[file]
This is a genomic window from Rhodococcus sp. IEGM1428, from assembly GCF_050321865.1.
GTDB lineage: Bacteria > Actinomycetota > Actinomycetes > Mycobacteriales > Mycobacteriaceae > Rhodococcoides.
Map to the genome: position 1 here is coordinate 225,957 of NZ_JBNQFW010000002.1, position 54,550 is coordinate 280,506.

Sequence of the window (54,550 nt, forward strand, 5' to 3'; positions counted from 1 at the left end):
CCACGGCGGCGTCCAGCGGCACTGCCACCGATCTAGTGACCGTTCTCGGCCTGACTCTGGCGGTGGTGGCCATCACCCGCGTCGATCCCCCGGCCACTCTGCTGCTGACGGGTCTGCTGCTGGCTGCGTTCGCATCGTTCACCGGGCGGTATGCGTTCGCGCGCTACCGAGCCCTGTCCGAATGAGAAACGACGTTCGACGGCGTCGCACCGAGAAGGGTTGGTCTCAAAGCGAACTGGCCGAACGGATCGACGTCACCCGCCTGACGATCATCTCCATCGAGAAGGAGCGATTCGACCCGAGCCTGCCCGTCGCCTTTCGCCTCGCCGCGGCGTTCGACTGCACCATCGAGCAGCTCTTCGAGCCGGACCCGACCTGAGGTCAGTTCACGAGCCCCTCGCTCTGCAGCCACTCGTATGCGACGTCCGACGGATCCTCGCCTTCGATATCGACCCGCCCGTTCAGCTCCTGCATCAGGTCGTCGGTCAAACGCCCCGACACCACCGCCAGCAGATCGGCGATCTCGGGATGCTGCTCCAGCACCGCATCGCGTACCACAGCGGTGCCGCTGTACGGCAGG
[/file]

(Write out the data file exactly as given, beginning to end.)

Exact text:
This is a genomic window from Rhodococcus sp. IEGM1428, from assembly GCF_050321865.1.
GTDB lineage: Bacteria > Actinomycetota > Actinomycetes > Mycobacteriales > Mycobacteriaceae > Rhodococcoides.
Map to the genome: position 1 here is coordinate 225,957 of NZ_JBNQFW010000002.1, position 54,550 is coordinate 280,506.

Sequence of the window (54,550 nt, forward strand, 5' to 3'; positions counted from 1 at the left end):
CCACGGCGGCGTCCAGCGGCACTGCCACCGATCTAGTGACCGTTCTCGGCCTGACTCTGGCGGTGGTGGCCATCACCCGCGTCGATCCCCCGGCCACTCTGCTGCTGACGGGTCTGCTGCTGGCTGCGTTCGCATCGTTCACCGGGCGGTATGCGTTCGCGCGCTACCGAGCCCTGTCCGAATGAGAAACGACGTTCGACGGCGTCGCACCGAGAAGGGTTGGTCTCAAAGCGAACTGGCCGAACGGATCGACGTCACCCGCCTGACGATCATCTCCATCGAGAAGGAGCGATTCGACCCGAGCCTGCCCGTCGCCTTTCGCCTCGCCGCGGCGTTCGACTGCACCATCGAGCAGCTCTTCGAGCCGGACCCGACCTGAGGTCAGTTCACGAGCCCCTCGCTCTGCAGCCACTCGTATGCGACGTCCGACGGATCCTCGCCTTCGATATCGACCCGCCCGTTCAGCTCCTGCATCAGGTCGTCGGTCAAACGCCCCGACACCACCGCCAGCAGATCGGCGATCTCGGGATGCTGCTCCAGCACCGCATCGCGTACCACAGCGGTGCCGCTGTACGGCAGG